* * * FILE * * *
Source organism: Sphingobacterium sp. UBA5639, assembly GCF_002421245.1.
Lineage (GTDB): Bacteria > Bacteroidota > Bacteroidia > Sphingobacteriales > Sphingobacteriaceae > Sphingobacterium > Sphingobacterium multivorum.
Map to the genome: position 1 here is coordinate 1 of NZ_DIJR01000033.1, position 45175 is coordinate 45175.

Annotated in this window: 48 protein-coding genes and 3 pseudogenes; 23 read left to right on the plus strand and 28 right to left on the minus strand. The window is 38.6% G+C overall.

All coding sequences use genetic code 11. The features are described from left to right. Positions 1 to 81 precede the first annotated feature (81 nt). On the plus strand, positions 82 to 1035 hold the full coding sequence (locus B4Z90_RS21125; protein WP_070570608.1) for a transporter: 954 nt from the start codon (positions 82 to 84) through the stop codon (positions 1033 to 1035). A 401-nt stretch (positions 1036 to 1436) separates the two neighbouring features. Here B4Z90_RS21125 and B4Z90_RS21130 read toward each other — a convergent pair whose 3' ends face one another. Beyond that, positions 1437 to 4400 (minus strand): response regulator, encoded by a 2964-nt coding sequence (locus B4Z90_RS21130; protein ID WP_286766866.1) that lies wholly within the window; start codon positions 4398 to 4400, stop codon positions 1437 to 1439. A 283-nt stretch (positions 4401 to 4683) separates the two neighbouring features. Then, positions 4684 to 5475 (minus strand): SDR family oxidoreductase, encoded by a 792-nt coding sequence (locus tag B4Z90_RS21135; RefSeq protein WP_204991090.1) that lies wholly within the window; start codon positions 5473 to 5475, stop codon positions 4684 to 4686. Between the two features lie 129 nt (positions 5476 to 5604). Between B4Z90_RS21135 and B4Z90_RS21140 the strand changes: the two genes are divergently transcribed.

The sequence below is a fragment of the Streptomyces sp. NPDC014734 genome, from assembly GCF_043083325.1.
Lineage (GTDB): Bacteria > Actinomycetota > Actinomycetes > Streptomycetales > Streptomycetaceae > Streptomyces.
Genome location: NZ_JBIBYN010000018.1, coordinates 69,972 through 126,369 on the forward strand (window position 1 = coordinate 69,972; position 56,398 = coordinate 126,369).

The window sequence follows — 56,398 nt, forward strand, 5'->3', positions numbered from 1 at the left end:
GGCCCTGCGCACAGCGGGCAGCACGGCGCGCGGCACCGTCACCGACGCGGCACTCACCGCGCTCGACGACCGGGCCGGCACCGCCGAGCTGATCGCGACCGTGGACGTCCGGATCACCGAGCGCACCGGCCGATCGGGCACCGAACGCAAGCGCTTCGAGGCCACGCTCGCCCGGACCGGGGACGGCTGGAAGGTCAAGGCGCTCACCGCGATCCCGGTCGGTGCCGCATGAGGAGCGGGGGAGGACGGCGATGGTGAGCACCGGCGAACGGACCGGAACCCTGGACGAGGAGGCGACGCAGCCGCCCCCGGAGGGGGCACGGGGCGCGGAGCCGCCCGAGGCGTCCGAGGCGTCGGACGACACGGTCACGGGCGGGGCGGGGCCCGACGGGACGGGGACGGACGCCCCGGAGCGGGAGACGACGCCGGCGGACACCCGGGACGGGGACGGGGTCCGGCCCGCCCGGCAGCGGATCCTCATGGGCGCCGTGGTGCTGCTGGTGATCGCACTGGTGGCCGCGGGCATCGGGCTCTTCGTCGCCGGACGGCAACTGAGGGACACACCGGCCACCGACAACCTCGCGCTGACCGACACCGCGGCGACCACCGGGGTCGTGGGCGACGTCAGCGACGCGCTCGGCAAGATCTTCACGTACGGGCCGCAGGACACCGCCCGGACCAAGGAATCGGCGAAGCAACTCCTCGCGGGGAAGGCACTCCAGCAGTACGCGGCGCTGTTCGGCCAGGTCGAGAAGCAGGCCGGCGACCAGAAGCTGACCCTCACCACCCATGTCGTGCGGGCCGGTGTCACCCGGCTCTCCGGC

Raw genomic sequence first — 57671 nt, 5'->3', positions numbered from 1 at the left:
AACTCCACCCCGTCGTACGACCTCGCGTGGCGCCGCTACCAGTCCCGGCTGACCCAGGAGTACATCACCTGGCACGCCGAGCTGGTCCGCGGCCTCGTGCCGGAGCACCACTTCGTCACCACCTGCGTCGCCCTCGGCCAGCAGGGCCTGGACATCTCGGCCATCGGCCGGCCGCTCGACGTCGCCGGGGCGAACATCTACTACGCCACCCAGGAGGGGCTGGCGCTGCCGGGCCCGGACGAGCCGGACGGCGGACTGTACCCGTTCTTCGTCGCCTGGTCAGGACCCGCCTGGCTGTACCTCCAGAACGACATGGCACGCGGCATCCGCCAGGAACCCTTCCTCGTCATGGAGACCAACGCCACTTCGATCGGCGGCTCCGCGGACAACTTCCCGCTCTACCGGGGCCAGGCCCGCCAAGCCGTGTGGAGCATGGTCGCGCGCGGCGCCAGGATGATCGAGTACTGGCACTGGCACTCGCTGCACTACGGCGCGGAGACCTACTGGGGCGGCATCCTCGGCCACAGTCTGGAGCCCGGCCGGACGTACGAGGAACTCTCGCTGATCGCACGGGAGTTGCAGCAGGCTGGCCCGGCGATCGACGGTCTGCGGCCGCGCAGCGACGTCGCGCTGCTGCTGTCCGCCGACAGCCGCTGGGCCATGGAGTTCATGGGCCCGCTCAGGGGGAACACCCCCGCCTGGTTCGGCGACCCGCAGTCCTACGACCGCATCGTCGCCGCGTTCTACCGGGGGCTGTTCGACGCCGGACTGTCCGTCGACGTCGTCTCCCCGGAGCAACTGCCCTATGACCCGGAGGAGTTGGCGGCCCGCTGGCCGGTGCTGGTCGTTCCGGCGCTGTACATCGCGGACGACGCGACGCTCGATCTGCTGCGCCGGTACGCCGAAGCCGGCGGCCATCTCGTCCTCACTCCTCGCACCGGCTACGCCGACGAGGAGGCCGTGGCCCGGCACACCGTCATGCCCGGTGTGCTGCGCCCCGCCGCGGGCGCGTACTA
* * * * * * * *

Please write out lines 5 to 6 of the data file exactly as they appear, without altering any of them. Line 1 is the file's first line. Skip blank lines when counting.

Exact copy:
All coding sequences use genetic code 11. The features are described from left to right. Positions 1 to 81 precede the first annotated feature (81 nt). On the plus strand, positions 82 to 1035 hold the full coding sequence (locus B4Z90_RS21125; protein WP_070570608.1) for a transporter: 954 nt from the start codon (positions 82 to 84) through the stop codon (positions 1033 to 1035). A 401-nt stretch (positions 1036 to 1436) separates the two neighbouring features. Here B4Z90_RS21125 and B4Z90_RS21130 read toward each other — a convergent pair whose 3' ends face one another. Beyond that, positions 1437 to 4400 (minus strand): response regulator, encoded by a 2964-nt coding sequence (locus B4Z90_RS21130; protein ID WP_286766866.1) that lies wholly within the window; start codon positions 4398 to 4400, stop codon positions 1437 to 1439. A 283-nt stretch (positions 4401 to 4683) separates the two neighbouring features. Then, positions 4684 to 5475 (minus strand): SDR family oxidoreductase, encoded by a 792-nt coding sequence (locus tag B4Z90_RS21135; RefSeq protein WP_204991090.1) that lies wholly within the window; start codon positions 5473 to 5475, stop codon positions 4684 to 4686. Between the two features lie 129 nt (positions 5476 to 5604). Between B4Z90_RS21135 and B4Z90_RS21140 the strand changes: the two genes are divergently transcribed.

The sequence below is a fragment of the Streptomyces sp. NPDC014734 genome, from assembly GCF_043083325.1.